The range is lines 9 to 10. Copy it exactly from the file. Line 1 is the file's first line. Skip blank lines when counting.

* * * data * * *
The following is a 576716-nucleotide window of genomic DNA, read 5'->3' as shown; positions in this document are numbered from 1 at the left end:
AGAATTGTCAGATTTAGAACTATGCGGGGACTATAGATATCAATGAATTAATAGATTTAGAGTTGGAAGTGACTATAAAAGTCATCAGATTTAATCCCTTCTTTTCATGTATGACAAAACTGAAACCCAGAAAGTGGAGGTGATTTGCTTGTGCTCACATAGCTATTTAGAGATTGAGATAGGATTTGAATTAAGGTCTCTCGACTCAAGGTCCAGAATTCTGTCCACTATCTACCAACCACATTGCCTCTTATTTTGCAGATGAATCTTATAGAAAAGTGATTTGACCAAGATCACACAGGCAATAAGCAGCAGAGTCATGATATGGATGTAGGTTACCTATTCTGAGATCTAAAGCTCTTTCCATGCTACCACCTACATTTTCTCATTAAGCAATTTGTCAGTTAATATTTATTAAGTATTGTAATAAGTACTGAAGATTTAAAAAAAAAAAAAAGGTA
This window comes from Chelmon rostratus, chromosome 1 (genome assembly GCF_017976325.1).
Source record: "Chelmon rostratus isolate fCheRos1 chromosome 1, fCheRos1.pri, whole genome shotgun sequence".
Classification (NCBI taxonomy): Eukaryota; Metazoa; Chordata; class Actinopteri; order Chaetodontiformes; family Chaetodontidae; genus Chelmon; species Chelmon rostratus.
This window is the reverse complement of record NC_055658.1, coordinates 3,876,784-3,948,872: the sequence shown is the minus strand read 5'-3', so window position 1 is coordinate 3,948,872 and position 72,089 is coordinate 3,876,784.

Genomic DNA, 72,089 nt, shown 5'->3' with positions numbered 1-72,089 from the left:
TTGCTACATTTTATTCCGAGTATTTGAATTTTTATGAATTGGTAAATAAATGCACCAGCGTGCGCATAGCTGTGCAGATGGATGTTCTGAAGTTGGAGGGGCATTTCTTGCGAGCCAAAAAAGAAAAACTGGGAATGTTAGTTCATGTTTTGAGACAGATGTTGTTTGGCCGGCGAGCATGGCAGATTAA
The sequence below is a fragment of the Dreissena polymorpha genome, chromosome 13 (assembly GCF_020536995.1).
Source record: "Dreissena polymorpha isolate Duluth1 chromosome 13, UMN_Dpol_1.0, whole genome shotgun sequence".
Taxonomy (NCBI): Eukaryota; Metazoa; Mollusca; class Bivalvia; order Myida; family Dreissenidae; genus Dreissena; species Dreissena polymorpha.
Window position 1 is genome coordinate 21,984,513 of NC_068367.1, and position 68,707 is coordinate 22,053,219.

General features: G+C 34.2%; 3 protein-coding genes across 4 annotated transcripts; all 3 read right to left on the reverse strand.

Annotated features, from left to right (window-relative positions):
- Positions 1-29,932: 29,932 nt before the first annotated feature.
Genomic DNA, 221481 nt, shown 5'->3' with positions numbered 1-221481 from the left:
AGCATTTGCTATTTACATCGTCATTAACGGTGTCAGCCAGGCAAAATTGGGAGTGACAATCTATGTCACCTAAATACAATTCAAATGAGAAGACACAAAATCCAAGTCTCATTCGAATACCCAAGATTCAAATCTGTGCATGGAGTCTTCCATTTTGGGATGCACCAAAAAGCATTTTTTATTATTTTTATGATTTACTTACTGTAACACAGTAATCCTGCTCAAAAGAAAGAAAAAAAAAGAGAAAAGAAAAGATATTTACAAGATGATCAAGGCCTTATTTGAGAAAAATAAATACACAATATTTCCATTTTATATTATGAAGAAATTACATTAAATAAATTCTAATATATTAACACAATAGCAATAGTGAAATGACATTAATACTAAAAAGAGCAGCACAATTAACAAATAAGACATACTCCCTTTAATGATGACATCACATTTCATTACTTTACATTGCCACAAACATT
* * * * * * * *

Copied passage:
The sequence below is a fragment of the Dreissena polymorpha genome, chromosome 13 (assembly GCF_020536995.1).
Source record: "Dreissena polymorpha isolate Duluth1 chromosome 13, UMN_Dpol_1.0, whole genome shotgun sequence".